8 Healthiest Cuisines In The World

What makes these traditional ethnic foods stand out? Simple: their use of whole, seasonal and locally sourced ingredients that boast a high nutritional profile and strong disease- fighting properties.

Portrait of Tammy Strobel

What makes these traditional ethnic foods stand out? Simple: their use of whole, seasonal and locally sourced ingredients that boast a high nutritional profile and strong disease- fighting properties.

Photo Radius Images/corbis
Photo Radius Images/corbis


With its broth-based noodle soups, steamed fish dishes, and veggie-filled rice-paper rolls and vermicelli salads, Vietnamese cuisine is fresh tasting and easy to digest.

Sheena Smith, a clinical nutritionist from the Integrated Medicine Institute in Hong Kong, says that because Vietnamese dishes are less likely to be fried and do not generally contain coconut milk, they are also low in calories, making them ideal for people watching their weight.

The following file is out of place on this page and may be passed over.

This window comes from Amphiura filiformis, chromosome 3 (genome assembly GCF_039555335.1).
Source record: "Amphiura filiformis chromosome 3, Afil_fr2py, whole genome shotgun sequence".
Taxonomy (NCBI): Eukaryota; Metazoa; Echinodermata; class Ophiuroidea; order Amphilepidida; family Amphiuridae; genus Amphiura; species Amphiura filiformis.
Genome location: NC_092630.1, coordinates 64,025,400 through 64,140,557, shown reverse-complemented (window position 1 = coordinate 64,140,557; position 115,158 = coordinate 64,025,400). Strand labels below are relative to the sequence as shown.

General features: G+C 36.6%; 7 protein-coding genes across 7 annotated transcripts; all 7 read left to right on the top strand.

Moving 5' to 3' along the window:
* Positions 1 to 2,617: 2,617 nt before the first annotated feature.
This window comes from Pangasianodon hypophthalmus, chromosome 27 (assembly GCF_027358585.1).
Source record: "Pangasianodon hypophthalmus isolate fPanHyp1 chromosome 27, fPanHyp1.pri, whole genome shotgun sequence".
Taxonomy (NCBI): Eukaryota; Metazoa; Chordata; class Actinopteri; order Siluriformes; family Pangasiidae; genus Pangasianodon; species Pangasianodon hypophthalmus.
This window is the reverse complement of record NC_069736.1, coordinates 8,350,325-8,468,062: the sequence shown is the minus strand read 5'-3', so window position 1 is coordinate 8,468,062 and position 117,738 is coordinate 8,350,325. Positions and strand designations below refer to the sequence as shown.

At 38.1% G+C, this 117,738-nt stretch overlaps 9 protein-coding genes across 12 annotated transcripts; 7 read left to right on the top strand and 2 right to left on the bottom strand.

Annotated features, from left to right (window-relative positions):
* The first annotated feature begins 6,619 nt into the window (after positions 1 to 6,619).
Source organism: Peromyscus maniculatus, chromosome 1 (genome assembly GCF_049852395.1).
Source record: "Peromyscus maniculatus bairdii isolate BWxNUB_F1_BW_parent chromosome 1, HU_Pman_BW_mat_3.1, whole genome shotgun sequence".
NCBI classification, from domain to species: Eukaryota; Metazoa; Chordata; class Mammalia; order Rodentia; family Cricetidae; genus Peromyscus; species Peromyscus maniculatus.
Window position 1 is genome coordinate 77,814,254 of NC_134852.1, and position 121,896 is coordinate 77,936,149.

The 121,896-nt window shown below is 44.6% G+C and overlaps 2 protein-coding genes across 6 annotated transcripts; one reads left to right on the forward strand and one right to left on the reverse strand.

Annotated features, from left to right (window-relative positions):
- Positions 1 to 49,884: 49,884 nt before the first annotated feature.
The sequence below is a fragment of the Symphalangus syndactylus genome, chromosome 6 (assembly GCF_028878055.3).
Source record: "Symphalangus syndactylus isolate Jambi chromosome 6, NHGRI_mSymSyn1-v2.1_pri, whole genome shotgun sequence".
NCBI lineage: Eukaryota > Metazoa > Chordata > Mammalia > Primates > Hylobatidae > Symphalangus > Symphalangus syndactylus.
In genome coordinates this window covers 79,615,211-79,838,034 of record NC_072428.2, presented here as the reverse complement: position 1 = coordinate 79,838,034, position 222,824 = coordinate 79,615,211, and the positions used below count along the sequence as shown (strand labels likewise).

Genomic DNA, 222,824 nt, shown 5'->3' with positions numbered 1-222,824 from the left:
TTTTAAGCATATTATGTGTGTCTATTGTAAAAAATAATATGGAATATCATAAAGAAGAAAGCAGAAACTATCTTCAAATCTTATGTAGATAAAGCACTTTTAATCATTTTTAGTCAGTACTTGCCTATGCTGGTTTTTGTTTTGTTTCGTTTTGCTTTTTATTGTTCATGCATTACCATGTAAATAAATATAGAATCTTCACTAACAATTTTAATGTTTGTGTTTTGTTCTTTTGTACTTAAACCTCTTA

She adds: “Most Vietnamese meals also use plenty of fresh herbs and vegetables, like basil, coriander, mint, lettuce, water spinach, cabbage, cucumber, bamboo shoots and bitter gourd. This means that their diet is high in vitamins, minerals and antioxidants, all of which are essential for a healthy immune system.”